The Chief Justice, Mrs Justice Georgina Theodora Wood, has asked Ghanaians to disabuse their minds of the perception that the judiciary is under the thumb of influential persons in society, particularly the Executive arm of government and that nobody interfered with its work.
Mrs Justice Wood made the comments in Accra when executive members of the Ghana Journalists Association (GJA), led by its President, Mr Ransford Tetteh, called on her in the Supreme Court building to formally invite her to be the Guest Speaker at the 13th GJA Awards night scheduled for the Banquet Hall on October 25, 2008.
"Even at my level, I have made it a policy not to ask any judge how he or she is handling any case because of the tendency to misconstrue that to be interference,” she said.
She reiterated that Ghanaian judges were competent and independent in their thoughts and took decisions based on law and no other consideration and that they were bold in their duties.
According to her, in spite of the numerous challenges, the country could boast of a strong judicial system and it was important for the stakeholders to work hard to maintain the peace and stability the country currently enjoyed.
Mrs Justice Wood stated that a five-day workshop for the judiciary and court workers had been organized at the Supreme Court in which some resource persons from Kenya and Rwanda participated to share their experiences with their Ghanaian counterparts.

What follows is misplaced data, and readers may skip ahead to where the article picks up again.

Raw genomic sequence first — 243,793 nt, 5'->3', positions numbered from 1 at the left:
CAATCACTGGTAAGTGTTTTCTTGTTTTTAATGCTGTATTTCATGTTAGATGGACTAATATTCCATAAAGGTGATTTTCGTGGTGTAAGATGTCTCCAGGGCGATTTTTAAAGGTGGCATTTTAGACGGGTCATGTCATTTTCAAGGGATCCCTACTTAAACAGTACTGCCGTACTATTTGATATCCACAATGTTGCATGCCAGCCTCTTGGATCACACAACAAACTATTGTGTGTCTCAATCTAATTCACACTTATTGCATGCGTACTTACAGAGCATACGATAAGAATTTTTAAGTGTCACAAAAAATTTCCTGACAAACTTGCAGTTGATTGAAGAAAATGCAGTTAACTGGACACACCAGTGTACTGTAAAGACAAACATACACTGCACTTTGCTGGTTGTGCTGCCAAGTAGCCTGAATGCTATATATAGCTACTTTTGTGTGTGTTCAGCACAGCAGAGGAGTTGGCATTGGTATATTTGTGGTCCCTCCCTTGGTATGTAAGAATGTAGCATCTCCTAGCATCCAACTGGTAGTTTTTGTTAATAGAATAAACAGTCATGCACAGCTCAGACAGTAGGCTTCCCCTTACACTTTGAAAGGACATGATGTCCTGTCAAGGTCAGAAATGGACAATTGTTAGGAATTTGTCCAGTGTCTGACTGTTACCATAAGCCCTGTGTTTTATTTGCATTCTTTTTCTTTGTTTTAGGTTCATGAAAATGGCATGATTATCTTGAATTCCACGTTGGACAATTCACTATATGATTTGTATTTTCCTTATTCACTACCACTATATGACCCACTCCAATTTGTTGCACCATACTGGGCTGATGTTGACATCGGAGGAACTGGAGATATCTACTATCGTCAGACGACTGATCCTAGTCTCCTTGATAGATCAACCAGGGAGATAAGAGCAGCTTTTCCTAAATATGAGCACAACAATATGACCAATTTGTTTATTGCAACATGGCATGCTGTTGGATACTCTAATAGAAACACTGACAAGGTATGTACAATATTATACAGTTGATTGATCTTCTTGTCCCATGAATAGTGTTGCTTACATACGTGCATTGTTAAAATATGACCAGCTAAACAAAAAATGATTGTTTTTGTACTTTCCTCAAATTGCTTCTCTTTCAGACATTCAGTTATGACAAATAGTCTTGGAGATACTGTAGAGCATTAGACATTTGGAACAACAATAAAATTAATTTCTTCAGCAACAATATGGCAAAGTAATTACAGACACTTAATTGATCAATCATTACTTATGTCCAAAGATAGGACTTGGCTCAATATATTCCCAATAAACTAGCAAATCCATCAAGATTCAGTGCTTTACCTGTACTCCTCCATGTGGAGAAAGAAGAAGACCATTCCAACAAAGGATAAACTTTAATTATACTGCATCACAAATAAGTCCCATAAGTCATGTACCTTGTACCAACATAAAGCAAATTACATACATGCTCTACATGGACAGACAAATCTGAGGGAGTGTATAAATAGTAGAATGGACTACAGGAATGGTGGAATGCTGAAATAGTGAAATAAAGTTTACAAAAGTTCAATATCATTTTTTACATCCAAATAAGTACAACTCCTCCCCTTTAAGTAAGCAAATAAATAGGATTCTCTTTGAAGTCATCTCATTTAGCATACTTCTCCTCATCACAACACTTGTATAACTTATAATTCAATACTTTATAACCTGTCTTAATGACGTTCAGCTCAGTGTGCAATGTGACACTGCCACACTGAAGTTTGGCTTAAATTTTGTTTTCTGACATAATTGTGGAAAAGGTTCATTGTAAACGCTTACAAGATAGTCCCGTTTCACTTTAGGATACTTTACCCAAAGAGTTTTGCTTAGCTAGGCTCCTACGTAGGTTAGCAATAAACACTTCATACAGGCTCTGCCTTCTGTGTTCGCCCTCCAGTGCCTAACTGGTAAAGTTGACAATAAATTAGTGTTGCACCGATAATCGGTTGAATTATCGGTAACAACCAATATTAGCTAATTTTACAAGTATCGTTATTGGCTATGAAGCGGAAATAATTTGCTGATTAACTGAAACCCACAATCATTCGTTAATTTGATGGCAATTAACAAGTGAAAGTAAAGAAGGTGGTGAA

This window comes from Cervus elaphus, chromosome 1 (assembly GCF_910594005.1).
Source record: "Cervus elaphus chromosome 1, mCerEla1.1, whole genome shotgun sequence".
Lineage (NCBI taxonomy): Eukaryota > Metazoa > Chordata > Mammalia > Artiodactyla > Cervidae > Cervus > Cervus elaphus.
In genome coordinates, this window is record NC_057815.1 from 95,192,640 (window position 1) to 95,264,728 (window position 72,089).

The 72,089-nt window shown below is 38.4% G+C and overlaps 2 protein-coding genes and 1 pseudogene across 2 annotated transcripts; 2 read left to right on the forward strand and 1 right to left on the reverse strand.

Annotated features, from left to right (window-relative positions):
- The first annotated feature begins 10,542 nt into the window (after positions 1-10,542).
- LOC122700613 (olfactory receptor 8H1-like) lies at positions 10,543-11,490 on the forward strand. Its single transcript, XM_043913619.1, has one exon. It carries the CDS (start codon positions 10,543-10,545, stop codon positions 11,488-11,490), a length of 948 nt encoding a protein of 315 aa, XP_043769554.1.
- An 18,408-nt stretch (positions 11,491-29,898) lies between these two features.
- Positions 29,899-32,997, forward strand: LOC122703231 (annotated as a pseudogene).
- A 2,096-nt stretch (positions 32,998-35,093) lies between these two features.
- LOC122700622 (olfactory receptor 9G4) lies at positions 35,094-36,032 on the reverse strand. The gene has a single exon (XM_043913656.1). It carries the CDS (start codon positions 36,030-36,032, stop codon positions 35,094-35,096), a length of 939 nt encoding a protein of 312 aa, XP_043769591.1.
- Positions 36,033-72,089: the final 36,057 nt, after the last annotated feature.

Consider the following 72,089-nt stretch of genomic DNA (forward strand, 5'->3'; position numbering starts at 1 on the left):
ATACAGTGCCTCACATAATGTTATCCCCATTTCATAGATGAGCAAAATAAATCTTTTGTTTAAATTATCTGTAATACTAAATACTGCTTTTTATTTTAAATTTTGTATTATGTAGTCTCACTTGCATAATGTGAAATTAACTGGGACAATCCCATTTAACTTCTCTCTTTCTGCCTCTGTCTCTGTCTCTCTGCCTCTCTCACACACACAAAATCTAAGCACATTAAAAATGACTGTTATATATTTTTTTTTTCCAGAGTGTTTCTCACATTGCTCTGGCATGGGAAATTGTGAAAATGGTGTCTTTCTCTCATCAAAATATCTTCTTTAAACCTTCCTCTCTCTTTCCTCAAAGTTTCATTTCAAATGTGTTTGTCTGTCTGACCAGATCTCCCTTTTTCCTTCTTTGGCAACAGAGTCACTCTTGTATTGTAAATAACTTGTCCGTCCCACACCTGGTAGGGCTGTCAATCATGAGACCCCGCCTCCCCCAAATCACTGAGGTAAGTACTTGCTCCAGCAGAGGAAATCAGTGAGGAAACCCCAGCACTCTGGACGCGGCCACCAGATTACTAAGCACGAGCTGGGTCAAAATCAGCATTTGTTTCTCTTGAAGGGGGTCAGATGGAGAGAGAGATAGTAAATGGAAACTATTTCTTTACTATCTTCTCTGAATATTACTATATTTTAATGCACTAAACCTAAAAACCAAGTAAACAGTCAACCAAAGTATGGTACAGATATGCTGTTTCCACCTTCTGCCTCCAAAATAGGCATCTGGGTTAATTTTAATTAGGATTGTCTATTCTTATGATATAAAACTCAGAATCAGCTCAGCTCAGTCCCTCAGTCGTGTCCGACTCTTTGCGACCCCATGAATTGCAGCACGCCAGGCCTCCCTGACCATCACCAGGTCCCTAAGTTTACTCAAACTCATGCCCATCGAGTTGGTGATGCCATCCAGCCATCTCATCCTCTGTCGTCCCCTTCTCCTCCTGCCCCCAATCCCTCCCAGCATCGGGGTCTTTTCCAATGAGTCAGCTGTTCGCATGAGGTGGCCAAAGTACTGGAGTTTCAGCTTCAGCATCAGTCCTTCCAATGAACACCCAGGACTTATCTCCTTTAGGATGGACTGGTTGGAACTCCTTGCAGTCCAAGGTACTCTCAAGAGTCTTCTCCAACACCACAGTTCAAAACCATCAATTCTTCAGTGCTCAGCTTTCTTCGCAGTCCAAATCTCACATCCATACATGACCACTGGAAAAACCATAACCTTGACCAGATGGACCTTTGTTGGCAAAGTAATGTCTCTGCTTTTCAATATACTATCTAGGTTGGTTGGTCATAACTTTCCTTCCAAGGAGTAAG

She said Rwanda lost its entire judiciary as a result of the genocide and was now in the process of recruiting young lawyers to work as judges, adding that “it is very difficult to rebuild from the ashes of destruction.”
The Chief Justice said Kenya held Ghana in high esteem because of the role President J.A. Kufuor played during the violence that characterised the disputed polls in that country in December last year.
She said if the judiciary was destroyed, it would not be easy to rebuild it from scratch and said lessons from the two countries must teach us to protect our national institutions.
Mrs Justice Wood recalled her recent visit to Brazil and said in that country, radio and television stations had been set up as part of the judicial system whereby judicial proceedings were broadcast live, while those from the regions were recorded and broadcast later to give the people a feel of the judicial proceedings in the country.
The Chief Justice said this was a good exercise and the judiciary was considering something like that because it recognised the power of the media in informing and educating the people.
Mr. Tetteh said this year's awards would be unique because journalists from Cote d'Iviore, Togo and the Democratic Republic of Congo would participate in the programme to celebrate excellence in journalism.
He said the media had a crucial role to play in the up-coming elections, just like all the arms of government, in order to showcase Ghana as a model of democracy and good governance.
Mr. Tetteh said the media would support efforts to promote peace in the country and that this year's event was on the theme, “Using the media to promote peace and stability in an election year”.